The only thing more surprising than Cardinal Bergolio's election as pope is that he wasn't high on most mainstream media lists of papal candidates.
For more than ten years toiling in the Catholic Church's most populated region of Latin America, the soft spoken archbishop was a popular favorite of his fellow cardinals. His stars had been aligning for a long time and on Wednesday they resulted in his papacy.
Cardinal Bergoglio brings together two worlds important to the Roman Catholic Church: Argentina, in a Latin America that has more than half of the globe's Catholic population; and Italy, which is in his personal DNA.
In an institution that has never had a leader from outside Europe, even though Bergoglio is from outside Europe, his bloodline has Europe well represented.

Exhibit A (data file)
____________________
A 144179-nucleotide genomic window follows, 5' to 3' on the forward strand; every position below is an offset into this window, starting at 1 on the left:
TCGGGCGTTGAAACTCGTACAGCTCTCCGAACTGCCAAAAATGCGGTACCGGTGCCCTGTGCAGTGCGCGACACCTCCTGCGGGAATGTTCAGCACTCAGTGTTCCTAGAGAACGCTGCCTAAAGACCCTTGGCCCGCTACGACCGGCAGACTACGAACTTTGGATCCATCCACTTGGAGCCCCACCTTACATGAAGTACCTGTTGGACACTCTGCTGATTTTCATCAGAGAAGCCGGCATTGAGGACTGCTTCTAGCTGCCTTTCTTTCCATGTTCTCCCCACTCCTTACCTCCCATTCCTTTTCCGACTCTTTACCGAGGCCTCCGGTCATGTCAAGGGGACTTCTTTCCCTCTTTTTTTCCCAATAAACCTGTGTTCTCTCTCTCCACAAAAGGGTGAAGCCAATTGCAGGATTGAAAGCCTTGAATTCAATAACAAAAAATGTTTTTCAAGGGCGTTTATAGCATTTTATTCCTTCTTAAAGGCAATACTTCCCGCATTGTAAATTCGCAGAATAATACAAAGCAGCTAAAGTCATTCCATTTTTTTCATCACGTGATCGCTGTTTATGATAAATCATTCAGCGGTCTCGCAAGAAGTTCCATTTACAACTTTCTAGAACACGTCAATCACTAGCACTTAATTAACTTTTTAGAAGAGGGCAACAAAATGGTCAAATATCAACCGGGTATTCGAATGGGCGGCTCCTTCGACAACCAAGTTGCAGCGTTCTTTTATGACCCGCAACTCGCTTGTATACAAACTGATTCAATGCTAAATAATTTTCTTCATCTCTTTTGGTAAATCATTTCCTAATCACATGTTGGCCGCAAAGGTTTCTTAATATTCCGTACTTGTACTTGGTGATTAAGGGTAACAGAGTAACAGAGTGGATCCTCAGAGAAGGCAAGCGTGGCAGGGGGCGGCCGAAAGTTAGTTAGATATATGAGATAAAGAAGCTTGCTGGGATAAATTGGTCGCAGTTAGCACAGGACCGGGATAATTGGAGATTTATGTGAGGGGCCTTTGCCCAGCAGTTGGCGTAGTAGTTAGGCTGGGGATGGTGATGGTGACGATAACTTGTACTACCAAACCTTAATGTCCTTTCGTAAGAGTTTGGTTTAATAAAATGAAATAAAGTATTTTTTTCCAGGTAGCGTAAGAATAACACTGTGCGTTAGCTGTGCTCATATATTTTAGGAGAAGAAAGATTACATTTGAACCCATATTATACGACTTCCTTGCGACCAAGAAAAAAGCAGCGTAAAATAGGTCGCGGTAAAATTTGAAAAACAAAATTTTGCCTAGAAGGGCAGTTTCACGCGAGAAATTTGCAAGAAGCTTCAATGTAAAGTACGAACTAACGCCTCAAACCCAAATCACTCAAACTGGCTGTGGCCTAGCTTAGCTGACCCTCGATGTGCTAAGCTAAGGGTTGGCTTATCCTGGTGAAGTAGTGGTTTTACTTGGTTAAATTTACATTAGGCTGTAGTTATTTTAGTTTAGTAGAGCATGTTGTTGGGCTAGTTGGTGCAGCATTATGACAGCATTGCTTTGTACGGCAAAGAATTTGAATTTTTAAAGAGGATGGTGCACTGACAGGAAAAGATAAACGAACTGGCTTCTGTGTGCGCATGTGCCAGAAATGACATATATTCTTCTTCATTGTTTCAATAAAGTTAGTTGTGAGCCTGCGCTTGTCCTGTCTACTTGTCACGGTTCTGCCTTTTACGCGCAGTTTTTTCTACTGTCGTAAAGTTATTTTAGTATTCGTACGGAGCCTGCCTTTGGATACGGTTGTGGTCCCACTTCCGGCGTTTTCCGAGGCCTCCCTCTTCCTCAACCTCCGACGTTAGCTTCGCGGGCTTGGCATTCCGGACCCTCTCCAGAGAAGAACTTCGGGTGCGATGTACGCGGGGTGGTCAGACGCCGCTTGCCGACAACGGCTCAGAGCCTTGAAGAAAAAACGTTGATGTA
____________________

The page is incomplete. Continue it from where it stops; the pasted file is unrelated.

But the new pope is far from Euro-minded. He has lived a humble lifestyle; even as a cardinal, taking public transportation here in Buenos Aires and cooking his own meals.
He was trained as a chemist before becoming a priest. Mostly he is described as soft-spoken and humble.
Because of that, when he does speak people pay attention, but don't always follow.
Over Cardinal Bergoglio's fierce and public campaign against gay marriage, Argentina became the first Latin American nation to legalize it.
One cardinal who may have had some influence on Wednesdy's vote actually died last summer. Italian Cardinal Carlo Martini, highly thought of by his colleagues, endorsed Bergoglio for pope even the last time around. Cardinal Martini was also a Jesuit and his views may have carried some weight even in death.